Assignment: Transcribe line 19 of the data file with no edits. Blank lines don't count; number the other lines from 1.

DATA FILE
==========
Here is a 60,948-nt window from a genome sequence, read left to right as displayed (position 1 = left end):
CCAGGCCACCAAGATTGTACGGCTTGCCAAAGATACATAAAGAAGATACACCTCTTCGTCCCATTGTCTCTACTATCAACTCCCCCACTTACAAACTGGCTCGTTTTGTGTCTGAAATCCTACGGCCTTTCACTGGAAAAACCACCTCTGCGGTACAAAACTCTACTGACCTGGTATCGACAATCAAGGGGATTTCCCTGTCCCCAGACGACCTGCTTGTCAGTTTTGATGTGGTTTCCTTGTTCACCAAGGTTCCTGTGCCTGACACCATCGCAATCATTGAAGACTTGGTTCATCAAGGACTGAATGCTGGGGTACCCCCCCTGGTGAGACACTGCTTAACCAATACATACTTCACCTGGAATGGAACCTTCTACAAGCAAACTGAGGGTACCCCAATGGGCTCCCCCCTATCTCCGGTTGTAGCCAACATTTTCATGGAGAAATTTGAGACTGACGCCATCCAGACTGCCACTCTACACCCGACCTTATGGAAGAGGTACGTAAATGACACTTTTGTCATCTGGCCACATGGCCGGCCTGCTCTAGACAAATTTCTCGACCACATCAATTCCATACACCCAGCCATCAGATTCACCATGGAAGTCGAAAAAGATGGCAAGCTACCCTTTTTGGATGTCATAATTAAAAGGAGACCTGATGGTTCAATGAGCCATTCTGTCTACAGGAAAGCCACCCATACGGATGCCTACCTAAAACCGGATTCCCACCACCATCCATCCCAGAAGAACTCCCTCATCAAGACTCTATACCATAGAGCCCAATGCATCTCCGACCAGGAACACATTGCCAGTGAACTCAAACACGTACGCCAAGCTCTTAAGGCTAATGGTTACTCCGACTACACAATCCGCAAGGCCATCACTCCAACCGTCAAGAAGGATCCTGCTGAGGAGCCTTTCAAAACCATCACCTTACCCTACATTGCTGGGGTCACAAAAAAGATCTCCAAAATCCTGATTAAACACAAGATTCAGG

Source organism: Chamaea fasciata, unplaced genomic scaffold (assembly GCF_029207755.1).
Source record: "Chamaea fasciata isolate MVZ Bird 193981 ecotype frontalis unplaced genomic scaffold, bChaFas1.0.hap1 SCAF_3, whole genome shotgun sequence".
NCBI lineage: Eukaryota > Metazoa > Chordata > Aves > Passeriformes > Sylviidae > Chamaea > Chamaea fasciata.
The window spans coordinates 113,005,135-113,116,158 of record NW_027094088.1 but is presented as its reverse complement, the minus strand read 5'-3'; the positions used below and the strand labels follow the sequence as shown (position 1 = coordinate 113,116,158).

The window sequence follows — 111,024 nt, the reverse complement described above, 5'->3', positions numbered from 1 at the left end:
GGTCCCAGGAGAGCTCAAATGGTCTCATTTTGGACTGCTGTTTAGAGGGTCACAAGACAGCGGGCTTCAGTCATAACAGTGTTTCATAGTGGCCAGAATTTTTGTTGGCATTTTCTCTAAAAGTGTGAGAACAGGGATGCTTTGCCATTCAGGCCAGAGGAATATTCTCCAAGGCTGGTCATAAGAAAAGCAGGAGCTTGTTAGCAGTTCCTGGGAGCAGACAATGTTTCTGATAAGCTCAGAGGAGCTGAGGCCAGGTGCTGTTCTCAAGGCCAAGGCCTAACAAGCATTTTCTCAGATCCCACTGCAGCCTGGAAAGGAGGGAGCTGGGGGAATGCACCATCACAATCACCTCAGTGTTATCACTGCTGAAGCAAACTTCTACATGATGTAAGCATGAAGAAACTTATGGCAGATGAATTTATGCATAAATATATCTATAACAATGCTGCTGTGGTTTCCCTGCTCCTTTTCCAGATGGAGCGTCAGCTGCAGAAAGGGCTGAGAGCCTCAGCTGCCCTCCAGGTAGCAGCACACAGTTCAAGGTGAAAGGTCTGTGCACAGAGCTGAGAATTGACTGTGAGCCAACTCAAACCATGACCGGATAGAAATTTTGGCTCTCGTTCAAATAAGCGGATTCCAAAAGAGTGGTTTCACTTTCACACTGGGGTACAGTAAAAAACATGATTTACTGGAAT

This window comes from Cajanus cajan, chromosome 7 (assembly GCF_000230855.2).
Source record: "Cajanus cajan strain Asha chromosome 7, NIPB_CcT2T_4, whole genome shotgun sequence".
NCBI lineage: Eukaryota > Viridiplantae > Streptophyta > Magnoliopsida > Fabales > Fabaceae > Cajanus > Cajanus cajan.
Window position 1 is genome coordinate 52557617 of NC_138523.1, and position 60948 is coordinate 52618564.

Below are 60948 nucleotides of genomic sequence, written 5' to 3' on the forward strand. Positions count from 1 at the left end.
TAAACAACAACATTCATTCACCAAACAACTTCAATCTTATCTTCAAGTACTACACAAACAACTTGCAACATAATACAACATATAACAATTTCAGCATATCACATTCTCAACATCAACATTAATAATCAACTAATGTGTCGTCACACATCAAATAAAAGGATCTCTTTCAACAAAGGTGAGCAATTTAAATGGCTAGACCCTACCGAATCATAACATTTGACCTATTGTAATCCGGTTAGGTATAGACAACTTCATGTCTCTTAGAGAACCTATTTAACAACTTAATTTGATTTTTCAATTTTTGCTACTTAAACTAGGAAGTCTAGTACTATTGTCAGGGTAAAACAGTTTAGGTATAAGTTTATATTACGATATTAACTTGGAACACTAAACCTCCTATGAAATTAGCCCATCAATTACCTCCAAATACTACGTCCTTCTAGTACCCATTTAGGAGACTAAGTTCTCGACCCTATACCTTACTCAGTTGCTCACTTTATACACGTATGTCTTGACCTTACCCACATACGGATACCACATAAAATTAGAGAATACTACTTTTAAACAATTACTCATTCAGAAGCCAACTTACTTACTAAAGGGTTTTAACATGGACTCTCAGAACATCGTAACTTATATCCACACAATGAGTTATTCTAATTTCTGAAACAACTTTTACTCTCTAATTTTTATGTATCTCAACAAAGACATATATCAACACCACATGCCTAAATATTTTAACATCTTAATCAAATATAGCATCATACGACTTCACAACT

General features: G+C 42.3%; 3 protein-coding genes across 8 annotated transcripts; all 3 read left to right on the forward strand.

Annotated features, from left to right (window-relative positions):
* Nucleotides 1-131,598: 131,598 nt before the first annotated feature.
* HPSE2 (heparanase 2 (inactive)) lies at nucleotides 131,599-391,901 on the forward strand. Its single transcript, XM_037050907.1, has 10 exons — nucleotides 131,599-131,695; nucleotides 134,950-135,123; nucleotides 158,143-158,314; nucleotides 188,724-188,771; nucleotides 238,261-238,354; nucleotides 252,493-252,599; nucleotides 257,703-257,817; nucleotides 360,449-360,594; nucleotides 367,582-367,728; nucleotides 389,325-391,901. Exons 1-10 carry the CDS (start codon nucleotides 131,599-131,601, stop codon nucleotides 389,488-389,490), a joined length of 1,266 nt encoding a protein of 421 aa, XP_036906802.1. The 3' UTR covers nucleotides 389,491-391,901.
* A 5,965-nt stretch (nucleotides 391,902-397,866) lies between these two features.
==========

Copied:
* A 5,965-nt stretch (nucleotides 391,902-397,866) lies between these two features.